When the sky first changed, I thought it was pretty. Champagne gold, like a gift. Like a Bond villain decided on the color. The more I look at it, the more I think it’s actually the vomit of some alien race that decided to use Earth as a trash can.
No one expects to be around for the Last Day.
All those apocalyptic movies, they got a few things right. Like the cars jammed onto the freeway, which is where I like to do my picking. All it takes is a jimmy with a coat hanger to get me neck-deep into most trunks, stashing bottled water and canned goods in my pack.
What the movies missed? The silence. I guess that’s because someone always saved the day before this point, so they never had to imagine the absence of that oh-so-human electrical hum, the water moving through pipes.
Weirder still is the absence of birds cawing and pecking, the rustle of cats in the garbage, the growl of dogs, the skitter of cockroaches (surprise! we thought they’d outlive us, but if they did, they’ve gone dark).
At least it’s easy to sleep late.
Once you said, What if I were the last man on earth? Then would you want to…you know?
And I said, What’s the point? Am I horny, or…?
You said, Repopulation, and I said You know, I never understood that, because if you’re the last man and I’m the last woman, then our children would have to…you know…with each other in order to continue humanity, and we’re not exactly hamsters.
And you said, OK, you’re horny.
Now I’m spread out on the hood of a dead SUV, tucking canned peaches under the facemask that sorta-kinda protects my nostrils from the smell of decay. The peaches are too close to the color of the sky.
The sun filters through the sickly atmosphere like fluorescent light through cheesecloth, and I’m trying to figure out what I should do tonight.
If you were here, would I change my mind? I’m pretty sure that by tomorrow, there’ll be no world to repopulate. Not enough time to fertilize an egg, baby.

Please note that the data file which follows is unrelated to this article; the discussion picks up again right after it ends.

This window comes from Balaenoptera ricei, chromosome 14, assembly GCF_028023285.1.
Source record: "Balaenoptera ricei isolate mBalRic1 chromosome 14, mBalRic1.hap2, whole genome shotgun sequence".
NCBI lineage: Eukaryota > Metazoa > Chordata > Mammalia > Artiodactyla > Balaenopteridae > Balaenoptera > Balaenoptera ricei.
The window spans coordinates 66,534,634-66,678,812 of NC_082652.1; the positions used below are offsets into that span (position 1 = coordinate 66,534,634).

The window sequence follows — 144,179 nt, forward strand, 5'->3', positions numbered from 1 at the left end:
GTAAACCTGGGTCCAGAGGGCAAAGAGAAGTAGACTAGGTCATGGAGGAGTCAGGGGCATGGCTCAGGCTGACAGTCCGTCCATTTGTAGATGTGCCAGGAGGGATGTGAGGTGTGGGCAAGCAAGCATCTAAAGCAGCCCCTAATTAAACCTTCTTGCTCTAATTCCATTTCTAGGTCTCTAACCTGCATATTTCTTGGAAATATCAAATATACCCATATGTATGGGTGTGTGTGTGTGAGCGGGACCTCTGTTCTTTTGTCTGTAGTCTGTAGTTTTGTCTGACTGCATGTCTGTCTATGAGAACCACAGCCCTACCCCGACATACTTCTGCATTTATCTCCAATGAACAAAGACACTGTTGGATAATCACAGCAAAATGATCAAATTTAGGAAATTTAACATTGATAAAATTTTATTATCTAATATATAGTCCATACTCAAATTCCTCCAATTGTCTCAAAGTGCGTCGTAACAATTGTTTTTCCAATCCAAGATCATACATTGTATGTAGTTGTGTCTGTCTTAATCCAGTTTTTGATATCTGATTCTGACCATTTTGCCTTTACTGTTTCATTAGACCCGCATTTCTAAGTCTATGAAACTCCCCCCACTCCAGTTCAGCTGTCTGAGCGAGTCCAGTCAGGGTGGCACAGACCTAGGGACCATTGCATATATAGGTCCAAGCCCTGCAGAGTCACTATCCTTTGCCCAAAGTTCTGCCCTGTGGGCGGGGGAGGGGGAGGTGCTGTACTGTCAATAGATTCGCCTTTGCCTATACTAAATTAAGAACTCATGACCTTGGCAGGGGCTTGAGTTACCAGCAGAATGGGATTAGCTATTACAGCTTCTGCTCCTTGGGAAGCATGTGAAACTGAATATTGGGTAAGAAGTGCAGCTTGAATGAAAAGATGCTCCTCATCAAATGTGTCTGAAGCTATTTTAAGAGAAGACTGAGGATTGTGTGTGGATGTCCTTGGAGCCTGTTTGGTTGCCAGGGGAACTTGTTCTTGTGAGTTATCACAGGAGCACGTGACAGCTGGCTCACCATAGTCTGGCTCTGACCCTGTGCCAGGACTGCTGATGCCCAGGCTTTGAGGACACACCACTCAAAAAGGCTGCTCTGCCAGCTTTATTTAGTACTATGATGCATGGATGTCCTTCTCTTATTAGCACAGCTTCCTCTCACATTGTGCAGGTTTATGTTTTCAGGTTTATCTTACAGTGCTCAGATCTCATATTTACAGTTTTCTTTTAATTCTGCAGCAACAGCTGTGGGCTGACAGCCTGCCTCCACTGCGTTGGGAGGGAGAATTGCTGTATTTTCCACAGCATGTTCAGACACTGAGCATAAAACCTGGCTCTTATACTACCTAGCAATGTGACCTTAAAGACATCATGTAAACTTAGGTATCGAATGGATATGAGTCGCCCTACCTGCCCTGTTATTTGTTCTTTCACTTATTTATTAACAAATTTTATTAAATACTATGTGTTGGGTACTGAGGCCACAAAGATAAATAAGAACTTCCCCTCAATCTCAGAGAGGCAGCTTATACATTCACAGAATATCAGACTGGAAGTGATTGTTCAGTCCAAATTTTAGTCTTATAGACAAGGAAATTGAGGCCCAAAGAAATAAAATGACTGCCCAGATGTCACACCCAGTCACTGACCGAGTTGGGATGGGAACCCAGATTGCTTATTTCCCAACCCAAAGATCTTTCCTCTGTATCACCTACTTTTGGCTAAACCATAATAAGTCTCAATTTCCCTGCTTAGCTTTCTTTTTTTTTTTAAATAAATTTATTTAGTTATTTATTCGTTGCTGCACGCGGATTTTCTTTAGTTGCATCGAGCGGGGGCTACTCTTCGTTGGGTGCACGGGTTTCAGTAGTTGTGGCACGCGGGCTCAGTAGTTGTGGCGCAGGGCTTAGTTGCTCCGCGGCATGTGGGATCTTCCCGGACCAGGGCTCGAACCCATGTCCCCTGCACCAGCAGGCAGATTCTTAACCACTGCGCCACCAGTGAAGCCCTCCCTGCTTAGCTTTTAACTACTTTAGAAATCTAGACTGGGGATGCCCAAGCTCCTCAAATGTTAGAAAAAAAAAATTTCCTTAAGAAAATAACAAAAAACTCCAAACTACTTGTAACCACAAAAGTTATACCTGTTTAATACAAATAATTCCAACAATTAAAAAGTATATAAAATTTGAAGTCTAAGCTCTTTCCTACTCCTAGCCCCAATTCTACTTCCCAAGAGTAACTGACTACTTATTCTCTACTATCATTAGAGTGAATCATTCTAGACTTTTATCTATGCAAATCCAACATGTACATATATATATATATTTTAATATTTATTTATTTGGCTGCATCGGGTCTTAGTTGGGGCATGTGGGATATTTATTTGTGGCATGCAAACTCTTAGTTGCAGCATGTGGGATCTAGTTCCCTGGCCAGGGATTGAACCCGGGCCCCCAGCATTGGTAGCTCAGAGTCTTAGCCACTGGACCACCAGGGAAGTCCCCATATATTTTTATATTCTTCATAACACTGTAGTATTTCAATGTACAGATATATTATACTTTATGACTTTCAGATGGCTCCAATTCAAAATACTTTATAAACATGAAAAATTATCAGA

Let’s say that is off the table.
What would you have wanted to do on your last night, if you’d had a few hours to choose?
Video games. Food.
I could find you a board game, probably, and dinner’s taken care of. Hello, peaches.
There’s a hot pink iPod on the passenger seat of the SUV, earphones coiled as if lying in wait. I’ve long since stopped feeling guilty about looting, but still, I almost leave it. What do I need an iPod for?
Still, I hesitate.
I pop open the door.
The iPod has juice.
You used to sing that old Drifters song, as if it might change my mind.
This iPod belonged to someone young, because the singers are all Jessee and Kellee and Chad. No Drifters, no Frankie Valli.
What made her leave it behind?
I check the earphones for wax before getting off the highway. I skip down the exit ramp, pretending it’s a slide. I should have found a town with a waterpark. Or I bet I could have made it to Disney World. So what if the rides wouldn’t run? I’d have climbed the rungs of the roller coasters, just to sit at the top. I’d be lounging on Dumbo to eat my peaches. I’d be sleeping in Cinderella’s castle.
I’d be wearing Mickey Mouse ears. No, Minnie.
The sky is getting too bright to look at, like a sunset gone wrong.
The park has the fewest bodies, which I know because I was the one who moved them. I drop my pack beneath a tree. There’s no one to steal it, nothing to rip it apart for peaches.
You’d hum it under your breath: Save the last dance for me.
You Always Had a Thing for Silver Linings originally appeared in Daily Science Fiction.
Sign up to receive a monthly-ish dose of, well, ME, via email—plus a free collection of short stories. It’s not all doom and gloom like this story. Maybe like 50% doom.